I am very excited to announce that the new Digital History doctoral program at Clemson University will be going live in the fall of 2022. I have been involved in this effort since my arrival at Clemson as a lecturer in 2018. For the past several years I worked closely with Pam Mack to develop a program curriculum that would do things a little differently. It is rare to have the opportunity to conceive of a new program from scratch. Acutely aware of the challenges facing graduate education in the humanities and the state of the job market, we envisioned a program that would train researchers to succeed in roles both within and outside of academia. Built into the required curriculum is training in grant writing, project management, non-profit administration, professional writing, and an internship/practicum that will place students within a public or private sector position where they will gain practical experience in a role in which they might seek employment.
Cohort sizes will be small; four students will be admitted each year with funding for five years. Students entering the program will be required to have earned a master’s degree but it does not need to be in history. We encourage applications from individuals holding degrees in American Studies, English, Communications, Sociology, Library and Information Science, and Computer Science.These decisions were guided by our own experiences and the generous input of others who shared what they wished they would have learned in graduate school. A more detailed description of our vision will be published in The Digital Futures of Graduate Study in the Humanities as part of the Debates in the Digital Humanities Series (forthcoming).
While our original launch date was delayed due to Covid, we used the additional time with the newly hired director, Douglas Seefeldt, to make improvements to the funding model and tinker with coursework. What we created is a curriculum that deeply engages with traditional and digital methods of historical analysis. Students will complete a traditional primary and focus field in history and a required eighteen-credit digital history field designed to train students in digital methods and tools in conjunction with historical content. The first methods course is a broader survey of digital history that encourages students to consider how digital approaches can be used to ask or answer historical questions. The second methods course will introduce students to a programming language that they will use to manipulate, analyze, and visualize historical data. The digital historiography class will examine previous digital work to both trace the development of digital history and the contributions this work has made to historiographical debates. In the digital history seminar, students will employ a digital history approach to advance a historical argument concerning their own research. The two elective courses will provide an opportunity for students to specialize in textual analysis, GIS, 3D Modeling, or other specialty. All students will be encouraged to explore innovative forms and approaches for their dissertation. Some research projects will lend themselves to different interactive visual narratives while others will utilize digital methods to produce a more traditional written manuscript informed by digital research. While this is not the first doctoral program to require coursework in digital history, it is the first in the United States to require it at this level.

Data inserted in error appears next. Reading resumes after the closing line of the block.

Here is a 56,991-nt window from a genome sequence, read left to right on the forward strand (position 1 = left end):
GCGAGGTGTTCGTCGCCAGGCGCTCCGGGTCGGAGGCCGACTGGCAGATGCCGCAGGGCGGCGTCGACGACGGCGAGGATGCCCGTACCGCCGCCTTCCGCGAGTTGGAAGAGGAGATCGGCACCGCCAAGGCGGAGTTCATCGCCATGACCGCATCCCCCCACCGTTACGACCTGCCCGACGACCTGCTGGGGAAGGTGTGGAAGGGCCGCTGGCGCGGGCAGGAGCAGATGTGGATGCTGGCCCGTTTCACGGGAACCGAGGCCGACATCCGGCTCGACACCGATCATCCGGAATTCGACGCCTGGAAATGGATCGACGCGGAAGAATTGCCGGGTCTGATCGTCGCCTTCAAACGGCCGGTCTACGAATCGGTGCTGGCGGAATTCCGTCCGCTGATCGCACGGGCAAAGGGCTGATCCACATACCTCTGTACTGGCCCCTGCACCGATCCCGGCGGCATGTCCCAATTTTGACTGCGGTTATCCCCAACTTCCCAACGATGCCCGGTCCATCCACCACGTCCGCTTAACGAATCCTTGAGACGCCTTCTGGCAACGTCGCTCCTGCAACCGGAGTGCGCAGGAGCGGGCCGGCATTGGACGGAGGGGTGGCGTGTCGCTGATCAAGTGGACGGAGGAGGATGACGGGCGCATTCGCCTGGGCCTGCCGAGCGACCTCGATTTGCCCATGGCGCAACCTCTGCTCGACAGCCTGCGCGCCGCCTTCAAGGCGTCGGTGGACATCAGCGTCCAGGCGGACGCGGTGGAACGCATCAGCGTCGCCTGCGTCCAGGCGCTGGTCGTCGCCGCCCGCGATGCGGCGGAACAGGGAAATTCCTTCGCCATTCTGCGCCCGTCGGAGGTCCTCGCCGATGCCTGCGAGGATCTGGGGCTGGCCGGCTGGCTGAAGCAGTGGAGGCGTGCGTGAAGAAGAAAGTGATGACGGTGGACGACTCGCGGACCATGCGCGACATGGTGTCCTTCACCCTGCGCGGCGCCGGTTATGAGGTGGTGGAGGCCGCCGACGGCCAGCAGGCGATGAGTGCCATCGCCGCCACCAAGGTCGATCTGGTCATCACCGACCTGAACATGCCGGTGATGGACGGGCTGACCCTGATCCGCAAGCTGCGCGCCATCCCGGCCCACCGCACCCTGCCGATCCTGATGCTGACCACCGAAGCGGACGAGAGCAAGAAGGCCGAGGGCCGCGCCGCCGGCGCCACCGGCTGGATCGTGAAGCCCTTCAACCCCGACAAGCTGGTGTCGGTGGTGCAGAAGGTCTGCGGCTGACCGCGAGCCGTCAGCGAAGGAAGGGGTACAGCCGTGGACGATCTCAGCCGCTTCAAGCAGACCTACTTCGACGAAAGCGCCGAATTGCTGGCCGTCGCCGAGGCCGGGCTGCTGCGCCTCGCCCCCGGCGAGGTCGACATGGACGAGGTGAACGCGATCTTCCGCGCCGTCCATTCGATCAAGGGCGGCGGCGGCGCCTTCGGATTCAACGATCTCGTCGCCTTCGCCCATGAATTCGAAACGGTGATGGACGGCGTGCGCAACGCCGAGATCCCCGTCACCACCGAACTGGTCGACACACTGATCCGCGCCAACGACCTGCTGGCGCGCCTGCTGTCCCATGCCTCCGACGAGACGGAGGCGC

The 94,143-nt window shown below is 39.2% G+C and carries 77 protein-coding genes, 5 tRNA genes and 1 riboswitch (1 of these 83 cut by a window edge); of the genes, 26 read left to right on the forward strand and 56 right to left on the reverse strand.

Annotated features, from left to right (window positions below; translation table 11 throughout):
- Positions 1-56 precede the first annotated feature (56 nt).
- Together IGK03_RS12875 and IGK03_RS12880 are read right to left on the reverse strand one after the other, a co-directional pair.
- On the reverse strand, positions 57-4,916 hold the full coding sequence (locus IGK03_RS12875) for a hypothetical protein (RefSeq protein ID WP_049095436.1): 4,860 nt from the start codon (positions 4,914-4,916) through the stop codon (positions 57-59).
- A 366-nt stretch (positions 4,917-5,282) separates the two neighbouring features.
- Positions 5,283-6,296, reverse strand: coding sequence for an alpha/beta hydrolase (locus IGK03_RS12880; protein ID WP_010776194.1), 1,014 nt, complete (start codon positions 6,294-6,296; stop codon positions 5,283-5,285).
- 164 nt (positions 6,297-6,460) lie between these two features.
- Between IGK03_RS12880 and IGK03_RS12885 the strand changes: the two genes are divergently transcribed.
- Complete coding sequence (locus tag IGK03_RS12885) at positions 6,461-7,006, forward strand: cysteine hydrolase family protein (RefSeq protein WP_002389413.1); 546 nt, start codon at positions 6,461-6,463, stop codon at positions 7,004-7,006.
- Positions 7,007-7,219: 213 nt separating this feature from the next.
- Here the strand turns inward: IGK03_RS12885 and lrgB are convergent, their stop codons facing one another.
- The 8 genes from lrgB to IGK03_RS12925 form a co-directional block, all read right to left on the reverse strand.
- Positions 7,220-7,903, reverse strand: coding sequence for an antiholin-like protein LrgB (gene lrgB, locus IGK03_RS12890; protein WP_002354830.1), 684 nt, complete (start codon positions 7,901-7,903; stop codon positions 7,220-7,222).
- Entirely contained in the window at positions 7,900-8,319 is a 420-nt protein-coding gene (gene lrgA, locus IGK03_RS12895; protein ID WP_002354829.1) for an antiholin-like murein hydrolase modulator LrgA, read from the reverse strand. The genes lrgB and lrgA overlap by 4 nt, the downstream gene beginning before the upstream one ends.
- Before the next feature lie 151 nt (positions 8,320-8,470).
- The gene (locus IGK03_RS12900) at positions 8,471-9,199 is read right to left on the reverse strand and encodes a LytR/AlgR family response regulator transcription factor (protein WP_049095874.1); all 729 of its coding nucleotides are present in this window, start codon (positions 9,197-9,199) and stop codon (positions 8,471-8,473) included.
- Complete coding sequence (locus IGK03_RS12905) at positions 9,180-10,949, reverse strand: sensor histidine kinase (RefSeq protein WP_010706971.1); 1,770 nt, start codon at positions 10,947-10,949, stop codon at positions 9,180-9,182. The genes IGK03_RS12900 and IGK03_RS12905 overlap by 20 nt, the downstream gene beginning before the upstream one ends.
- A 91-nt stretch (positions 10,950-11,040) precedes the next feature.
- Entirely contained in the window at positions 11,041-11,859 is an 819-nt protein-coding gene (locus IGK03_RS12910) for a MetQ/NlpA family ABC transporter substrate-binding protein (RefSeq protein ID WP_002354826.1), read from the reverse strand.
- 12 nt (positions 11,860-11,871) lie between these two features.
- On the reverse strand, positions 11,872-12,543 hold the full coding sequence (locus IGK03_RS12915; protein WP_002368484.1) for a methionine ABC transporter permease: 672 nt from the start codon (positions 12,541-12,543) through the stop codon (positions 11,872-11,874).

The time is right for graduate education in history to try something new.
I would also like to thank Vernon Burton, James Burns, Amit Bein, Stephanie Barczewski, William Terry, John Eby, and the numerous other individuals who helped make this a reality. Before my arrival, Burton came to Clemson and laid the foundation of the program by demonstrating to the university and the department the importance of digital history. Burns and Barczewski drafted the initial proposal and budget. Mack and Seefeldt shepherded the proposal through the bewildering levels of approval and bureaucracy that comes with starting a new program. This day would not have come without all of their efforts. We are looking forward to welcoming the first digital history doctoral program cohort in the fall of 2022.